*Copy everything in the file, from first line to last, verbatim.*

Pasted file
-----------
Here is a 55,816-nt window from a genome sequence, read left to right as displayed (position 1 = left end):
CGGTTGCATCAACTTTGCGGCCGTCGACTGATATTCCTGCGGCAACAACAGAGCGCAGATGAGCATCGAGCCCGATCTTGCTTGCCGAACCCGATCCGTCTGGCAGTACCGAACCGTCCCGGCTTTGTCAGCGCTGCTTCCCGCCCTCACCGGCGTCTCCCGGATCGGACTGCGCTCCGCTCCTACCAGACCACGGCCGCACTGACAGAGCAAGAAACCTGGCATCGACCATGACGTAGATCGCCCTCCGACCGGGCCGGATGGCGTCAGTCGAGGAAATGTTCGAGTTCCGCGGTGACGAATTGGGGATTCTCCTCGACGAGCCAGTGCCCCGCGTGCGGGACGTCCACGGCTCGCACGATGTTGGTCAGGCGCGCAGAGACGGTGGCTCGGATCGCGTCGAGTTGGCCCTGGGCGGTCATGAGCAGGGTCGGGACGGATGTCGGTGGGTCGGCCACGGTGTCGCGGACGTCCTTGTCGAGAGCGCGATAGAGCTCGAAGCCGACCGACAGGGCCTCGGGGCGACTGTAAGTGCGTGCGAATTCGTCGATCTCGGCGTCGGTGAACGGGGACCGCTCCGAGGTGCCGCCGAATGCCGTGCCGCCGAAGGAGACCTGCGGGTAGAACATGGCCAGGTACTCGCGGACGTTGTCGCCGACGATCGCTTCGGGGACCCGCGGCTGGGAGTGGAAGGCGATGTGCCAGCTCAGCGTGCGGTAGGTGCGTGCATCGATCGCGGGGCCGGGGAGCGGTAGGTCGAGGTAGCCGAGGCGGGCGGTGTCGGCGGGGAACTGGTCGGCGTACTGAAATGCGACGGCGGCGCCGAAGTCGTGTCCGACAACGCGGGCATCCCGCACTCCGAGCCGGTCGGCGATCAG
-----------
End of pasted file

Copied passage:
Here is a 55,816-nt window from a genome sequence, read left to right as displayed (position 1 = left end):
CGGTTGCATCAACTTTGCGGCCGTCGACTGATATTCCTGCGGCAACAACAGAGCGCAGATGAGCATCGAGCCCGATCTTGCTTGCCGAACCCGATCCGTCTGGCAGTACCGAACCGTCCCGGCTTTGTCAGCGCTGCTTCCCGCCCTCACCGGCGTCTCCCGGATCGGACTGCGCTCCGCTCCTACCAGACCACGGCCGCACTGACAGAGCAAGAAACCTGGCATCGACCATGACGTAGATCGCCCTCCGACCGGGCCGGATGGCGTCAGTCGAGGAAATGTTCGAGTTCCGCGGTGACGAATTGGGGATTCTCCTCGACGAGCCAGTGCCCCGCGTGCGGGACGTCCACGGCTCGCACGATGTTGGTCAGGCGCGCAGAGACGGTGGCTCGGATCGCGTCGAGTTGGCCCTGGGCGGTCATGAGCAGGGTCGGGACGGATGTCGGTGGGTCGGCCACGGTGTCGCGGACGTCCTTGTCGAGAGCGCGATAGAGCTCGAAGCCGACCGACAGGGCCTCGGGGCGACTGTAAGTGCGTGCGAATTCGTCGATCTCGGCGTCGGTGAACGGGGACCGCTCCGAGGTGCCGCCGAATGCCGTGCCGCCGAAGGAGACCTGCGGGTAGAACATGGCCAGGTACTCGCGGACGTTGTCGCCGACGATCGCTTCGGGGACCCGCGGCTGGGAGTGGAAGGCGATGTGCCAGCTCAGCGTGCGGTAGGTGCGTGCATCGATCGCGGGGCCGGGGAGCGGTAGGTCGAGGTAGCCGAGGCGGGCGGTGTCGGCGGGGAACTGGTCGGCGTACTGAAATGCGACGGCGGCGCCGAAGTCGTGTCCGACAACGCGGGCATCCCGCACTCCGAGCCGGTCGGCGATCAG